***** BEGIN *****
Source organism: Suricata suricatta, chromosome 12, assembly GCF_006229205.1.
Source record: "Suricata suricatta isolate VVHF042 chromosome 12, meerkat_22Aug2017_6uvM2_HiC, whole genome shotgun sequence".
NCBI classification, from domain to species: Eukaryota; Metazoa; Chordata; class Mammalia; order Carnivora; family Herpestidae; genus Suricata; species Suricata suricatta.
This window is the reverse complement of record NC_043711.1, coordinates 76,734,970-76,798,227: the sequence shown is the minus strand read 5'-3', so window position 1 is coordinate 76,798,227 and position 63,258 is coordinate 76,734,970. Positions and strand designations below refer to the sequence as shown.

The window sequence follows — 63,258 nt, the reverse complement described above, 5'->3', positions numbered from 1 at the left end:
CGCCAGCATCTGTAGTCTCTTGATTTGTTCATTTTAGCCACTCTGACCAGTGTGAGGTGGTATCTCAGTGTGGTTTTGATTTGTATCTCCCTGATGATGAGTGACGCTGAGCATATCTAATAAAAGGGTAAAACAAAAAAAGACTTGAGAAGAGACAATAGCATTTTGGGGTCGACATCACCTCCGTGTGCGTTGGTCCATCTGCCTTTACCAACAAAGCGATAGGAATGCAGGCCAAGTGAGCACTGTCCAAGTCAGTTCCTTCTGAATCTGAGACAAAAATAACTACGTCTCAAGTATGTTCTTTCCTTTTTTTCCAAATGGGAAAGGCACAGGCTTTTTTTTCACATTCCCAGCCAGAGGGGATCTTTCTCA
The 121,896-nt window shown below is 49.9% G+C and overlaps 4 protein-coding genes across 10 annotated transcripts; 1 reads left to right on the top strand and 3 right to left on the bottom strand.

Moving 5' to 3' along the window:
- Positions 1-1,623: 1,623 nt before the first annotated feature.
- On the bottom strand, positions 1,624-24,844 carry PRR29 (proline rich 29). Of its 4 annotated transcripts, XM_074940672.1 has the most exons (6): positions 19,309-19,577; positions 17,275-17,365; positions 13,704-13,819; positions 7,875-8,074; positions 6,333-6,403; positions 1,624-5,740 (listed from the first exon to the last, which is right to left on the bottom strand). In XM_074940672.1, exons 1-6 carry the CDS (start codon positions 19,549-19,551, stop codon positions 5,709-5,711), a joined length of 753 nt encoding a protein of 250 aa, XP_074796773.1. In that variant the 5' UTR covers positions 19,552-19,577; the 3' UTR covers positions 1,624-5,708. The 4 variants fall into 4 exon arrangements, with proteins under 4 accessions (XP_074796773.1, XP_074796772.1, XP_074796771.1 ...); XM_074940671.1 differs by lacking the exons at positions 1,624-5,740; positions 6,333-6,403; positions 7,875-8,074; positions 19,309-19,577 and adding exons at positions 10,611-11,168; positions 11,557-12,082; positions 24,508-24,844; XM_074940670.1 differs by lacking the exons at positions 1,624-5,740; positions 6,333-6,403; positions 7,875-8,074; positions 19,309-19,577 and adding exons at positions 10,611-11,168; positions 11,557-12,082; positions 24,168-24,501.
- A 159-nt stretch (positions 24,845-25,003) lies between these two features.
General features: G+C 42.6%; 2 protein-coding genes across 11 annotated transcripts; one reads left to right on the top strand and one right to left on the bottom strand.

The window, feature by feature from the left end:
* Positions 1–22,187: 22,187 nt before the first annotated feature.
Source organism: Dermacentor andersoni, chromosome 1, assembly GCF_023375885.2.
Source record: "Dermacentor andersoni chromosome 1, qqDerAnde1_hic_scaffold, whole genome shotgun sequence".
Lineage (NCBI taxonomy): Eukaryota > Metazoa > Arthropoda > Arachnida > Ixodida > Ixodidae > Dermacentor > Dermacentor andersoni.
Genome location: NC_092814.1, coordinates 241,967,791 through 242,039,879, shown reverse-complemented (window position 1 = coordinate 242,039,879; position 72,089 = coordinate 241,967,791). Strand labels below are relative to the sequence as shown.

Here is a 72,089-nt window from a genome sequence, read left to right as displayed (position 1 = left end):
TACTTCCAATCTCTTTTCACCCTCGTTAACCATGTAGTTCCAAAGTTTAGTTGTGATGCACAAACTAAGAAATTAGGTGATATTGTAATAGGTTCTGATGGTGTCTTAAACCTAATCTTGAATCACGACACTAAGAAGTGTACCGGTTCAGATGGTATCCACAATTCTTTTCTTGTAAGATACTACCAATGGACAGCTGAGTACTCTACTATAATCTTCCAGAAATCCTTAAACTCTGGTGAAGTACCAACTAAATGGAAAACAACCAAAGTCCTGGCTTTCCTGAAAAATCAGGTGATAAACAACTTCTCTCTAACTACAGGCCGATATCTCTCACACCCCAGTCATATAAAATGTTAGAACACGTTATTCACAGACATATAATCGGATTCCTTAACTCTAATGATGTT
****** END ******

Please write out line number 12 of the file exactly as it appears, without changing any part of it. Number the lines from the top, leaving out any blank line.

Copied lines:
General features: G+C 42.6%; 2 protein-coding genes across 11 annotated transcripts; one reads left to right on the top strand and one right to left on the bottom strand.